On World Water Day, Amnesty International calls on every State to affirm its recognition of the human rights to water and sanitation
It calls on all States to join the 47 co-sponsors from all regions of the draft resolution, sponsored by Germany and Spain, which re-affirms the legal basis for these human rights and extends the mandate of the UN Human Rights Council’s independent expert on these rights. The Council is expected to adopt the draft resolution on Thursday, 24 March.
The draft resolution builds upon the Council’s resolution of September 2010 that re-affirmed these rights as legally binding rights. In total, 177 countries have previously supported international or regional declarations and resolutions re-affirming the rights to water and sanitation. In spite of such widespread support, a small group of countries, including the United Kingdom, have resisted mainstreaming the rights to water and sanitation in UN resolutions. All States should insist that the United Nations must clearly and consistently re-affirm the rights to water and sanitation.
Refusal to acknowledge the rights to water and sanitation is unconscionable. These rights are essential for life and dignity. Amnesty International’s research shows consistently how people living in slums and informal settlements have limited or no access to safe water for personal and domestic use and to basic sanitation. This has a detrimental effect on the enjoyment of other human rights across many areas of people’s lives, including the rights to an adequate standard of living, education, work, health, and adequate housing. It often affects women far worse than men, undermining efforts to reduce existing gender inequalities and putting women at risk of gender-based violence. People denied clean water and adequate sanitation deserve that States act in line with their legal obligations to ensure sufficient, safe, affordable, accessible and acceptable water and sanitation for all.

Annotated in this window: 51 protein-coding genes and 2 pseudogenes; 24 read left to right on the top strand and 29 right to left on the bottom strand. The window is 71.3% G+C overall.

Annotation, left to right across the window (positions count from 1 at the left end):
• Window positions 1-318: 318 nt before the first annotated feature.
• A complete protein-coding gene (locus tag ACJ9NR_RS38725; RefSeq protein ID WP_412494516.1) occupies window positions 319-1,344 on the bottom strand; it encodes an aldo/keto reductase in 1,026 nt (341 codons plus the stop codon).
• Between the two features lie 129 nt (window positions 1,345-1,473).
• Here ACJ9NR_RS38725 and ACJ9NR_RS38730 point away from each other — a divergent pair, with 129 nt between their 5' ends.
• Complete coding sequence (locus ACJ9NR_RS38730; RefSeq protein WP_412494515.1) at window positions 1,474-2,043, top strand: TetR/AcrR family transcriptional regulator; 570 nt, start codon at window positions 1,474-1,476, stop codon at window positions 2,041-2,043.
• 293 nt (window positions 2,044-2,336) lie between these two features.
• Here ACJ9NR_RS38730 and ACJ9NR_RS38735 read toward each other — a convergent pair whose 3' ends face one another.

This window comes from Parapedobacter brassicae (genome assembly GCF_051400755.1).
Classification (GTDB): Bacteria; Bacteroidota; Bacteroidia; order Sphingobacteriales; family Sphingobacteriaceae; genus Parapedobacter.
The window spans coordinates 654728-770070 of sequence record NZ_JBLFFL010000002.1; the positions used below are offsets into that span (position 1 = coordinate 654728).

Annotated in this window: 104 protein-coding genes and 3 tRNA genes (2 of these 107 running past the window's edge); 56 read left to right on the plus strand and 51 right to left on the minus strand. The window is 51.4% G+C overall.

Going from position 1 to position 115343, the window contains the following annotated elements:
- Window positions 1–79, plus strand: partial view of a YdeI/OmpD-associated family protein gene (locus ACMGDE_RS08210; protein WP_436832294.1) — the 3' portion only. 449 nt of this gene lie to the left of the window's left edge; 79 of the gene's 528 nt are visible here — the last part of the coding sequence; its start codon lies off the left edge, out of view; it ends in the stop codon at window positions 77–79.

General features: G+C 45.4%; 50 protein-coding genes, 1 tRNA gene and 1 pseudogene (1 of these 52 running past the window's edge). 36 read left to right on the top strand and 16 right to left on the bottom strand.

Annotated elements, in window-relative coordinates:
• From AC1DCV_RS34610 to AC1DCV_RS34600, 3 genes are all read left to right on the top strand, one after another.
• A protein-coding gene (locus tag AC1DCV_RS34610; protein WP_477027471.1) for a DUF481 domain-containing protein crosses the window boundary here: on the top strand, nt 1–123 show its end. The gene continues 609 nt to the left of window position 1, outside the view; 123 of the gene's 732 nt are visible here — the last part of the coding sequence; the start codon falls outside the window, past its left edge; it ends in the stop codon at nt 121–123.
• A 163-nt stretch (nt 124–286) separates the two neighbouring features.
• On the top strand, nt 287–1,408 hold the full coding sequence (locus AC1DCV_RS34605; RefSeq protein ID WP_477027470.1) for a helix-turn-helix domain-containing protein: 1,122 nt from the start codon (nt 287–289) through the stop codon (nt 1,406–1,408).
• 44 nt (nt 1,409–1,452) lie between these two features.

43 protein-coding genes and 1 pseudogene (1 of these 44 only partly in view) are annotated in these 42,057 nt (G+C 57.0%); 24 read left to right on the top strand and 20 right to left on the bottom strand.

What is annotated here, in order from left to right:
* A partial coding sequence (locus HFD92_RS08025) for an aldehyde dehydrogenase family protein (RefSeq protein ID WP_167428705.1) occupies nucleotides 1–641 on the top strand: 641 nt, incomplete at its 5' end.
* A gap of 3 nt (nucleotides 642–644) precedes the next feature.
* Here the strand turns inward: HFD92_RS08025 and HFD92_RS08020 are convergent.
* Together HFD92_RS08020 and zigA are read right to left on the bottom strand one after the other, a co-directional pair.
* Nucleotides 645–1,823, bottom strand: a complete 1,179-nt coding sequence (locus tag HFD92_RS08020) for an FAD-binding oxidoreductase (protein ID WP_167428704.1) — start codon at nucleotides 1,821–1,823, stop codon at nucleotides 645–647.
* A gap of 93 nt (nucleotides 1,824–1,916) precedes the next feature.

It is important for States to re-affirm both the right to water and the right to sanitation to draw needed attention to the right to sanitation. The UN Committee on Economic, Social and Cultural Rights has clarified that Article 11 (1) of the International Covenant on Economic, Social and Cultural Rights includes a right to water and a right to sanitation. National and international programmes to promote ‘water and sanitation’ often tend to ignore sanitation, and there is increasing recognition that sanitation deserves special attention to if it is to get the attention it requires.
Amnesty International's Demand Dignity campaign aims to end the human rights violations that drive and deepen global poverty. The campaign mobilises people all over the world to demand that governments, corporations and others who have power listen to the voices of those living in poverty and acknowledge and respect, protect and fulfil their rights. For more information visit the Demand Dignity website